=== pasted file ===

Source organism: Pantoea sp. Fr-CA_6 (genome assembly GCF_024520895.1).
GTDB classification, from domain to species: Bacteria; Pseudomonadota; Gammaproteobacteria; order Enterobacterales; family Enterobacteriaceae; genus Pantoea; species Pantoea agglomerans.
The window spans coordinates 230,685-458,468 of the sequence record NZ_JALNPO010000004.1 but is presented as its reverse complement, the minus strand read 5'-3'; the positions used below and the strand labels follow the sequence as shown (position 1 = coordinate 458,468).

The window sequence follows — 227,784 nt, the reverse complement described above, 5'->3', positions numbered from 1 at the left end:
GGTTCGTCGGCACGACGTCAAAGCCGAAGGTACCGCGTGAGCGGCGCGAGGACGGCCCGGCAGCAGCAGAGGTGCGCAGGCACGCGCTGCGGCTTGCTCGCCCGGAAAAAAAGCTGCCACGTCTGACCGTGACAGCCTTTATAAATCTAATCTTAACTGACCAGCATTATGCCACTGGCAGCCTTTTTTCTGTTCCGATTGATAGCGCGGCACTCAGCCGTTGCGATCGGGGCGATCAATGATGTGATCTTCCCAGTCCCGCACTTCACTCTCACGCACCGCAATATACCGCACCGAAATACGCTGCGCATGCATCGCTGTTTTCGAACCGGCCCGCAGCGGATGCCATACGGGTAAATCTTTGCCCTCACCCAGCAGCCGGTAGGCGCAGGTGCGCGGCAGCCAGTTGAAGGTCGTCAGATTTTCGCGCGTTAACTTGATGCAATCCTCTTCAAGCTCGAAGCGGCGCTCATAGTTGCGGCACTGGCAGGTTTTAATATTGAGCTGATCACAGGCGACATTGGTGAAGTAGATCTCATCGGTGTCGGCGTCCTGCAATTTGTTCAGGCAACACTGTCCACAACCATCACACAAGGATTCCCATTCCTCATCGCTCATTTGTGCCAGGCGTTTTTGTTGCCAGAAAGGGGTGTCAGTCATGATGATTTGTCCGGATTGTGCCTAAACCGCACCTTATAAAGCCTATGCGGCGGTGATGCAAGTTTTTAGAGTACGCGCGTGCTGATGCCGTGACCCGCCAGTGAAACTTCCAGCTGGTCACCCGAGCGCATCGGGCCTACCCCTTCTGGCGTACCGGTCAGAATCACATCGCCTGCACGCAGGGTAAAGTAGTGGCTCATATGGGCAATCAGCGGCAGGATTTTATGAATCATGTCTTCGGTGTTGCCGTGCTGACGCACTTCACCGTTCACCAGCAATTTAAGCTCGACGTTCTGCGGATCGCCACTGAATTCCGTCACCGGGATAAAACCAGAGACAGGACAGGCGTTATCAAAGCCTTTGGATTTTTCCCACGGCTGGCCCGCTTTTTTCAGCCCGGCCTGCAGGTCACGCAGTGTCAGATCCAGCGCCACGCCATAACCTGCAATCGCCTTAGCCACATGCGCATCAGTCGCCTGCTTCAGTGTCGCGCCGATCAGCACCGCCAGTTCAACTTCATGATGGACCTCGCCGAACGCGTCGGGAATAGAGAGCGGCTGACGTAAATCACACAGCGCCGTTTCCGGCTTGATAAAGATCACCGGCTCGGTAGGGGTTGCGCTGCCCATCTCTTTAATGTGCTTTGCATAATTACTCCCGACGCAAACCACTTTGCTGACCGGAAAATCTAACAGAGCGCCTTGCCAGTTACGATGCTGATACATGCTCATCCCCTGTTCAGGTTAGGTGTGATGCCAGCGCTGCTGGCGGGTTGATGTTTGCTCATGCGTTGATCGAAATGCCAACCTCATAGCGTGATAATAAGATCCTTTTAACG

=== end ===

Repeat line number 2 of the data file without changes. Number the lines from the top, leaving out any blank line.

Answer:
GTDB classification, from domain to species: Bacteria; Pseudomonadota; Gammaproteobacteria; order Enterobacterales; family Enterobacteriaceae; genus Pantoea; species Pantoea agglomerans.